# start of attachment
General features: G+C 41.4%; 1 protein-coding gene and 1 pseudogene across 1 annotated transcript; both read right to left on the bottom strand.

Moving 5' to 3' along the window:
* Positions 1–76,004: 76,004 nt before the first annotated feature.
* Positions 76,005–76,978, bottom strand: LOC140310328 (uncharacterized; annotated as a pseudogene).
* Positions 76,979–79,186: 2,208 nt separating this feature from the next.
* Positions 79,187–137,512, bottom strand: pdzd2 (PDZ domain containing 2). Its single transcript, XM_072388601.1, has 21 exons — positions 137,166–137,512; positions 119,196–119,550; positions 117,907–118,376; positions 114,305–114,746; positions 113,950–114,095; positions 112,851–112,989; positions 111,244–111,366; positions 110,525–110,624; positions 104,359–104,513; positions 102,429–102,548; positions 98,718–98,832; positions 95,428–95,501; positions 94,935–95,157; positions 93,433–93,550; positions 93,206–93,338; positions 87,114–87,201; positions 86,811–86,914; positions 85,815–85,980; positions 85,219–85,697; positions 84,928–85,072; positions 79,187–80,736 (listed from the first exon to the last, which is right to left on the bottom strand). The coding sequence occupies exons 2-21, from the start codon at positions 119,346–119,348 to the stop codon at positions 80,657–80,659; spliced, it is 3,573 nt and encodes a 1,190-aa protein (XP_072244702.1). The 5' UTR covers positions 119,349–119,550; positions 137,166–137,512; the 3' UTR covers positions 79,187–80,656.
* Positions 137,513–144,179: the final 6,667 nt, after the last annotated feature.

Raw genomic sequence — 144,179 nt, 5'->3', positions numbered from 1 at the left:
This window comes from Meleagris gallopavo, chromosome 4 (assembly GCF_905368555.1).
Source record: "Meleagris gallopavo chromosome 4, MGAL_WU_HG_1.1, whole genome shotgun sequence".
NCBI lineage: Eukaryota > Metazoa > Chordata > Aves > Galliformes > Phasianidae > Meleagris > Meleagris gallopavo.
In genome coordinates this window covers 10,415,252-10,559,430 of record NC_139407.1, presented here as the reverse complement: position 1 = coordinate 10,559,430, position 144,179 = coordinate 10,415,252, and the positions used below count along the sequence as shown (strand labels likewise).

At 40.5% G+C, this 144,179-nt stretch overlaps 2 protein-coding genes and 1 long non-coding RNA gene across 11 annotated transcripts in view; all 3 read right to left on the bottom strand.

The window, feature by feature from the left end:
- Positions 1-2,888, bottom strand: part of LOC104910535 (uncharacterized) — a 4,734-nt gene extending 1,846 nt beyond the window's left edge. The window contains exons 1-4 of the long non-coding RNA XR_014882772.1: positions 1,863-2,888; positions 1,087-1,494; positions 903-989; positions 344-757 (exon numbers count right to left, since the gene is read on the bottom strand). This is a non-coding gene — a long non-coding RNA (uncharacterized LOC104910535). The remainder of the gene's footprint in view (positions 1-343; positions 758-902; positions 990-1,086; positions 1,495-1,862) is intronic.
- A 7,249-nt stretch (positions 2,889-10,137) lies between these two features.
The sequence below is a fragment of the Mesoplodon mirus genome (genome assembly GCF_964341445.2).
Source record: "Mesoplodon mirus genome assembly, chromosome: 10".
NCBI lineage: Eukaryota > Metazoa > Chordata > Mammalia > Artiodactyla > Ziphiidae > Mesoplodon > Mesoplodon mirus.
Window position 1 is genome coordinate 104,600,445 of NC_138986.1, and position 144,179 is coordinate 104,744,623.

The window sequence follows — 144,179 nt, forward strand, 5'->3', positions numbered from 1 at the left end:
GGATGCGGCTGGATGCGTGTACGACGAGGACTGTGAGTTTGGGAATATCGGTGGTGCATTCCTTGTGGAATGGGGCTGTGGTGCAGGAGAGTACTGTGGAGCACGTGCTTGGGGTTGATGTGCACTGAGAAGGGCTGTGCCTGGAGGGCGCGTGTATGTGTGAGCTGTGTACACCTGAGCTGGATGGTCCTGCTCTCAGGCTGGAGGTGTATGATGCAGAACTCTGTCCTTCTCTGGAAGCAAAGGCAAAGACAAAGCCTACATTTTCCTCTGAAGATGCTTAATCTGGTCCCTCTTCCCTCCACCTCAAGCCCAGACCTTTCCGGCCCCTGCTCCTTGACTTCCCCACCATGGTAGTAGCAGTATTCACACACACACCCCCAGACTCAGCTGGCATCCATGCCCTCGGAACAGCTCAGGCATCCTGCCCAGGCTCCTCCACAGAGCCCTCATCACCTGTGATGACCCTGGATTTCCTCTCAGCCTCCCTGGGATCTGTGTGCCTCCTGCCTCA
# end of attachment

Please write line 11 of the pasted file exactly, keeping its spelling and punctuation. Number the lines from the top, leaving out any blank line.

NCBI lineage: Eukaryota > Metazoa > Chordata > Aves > Galliformes > Phasianidae > Meleagris > Meleagris gallopavo.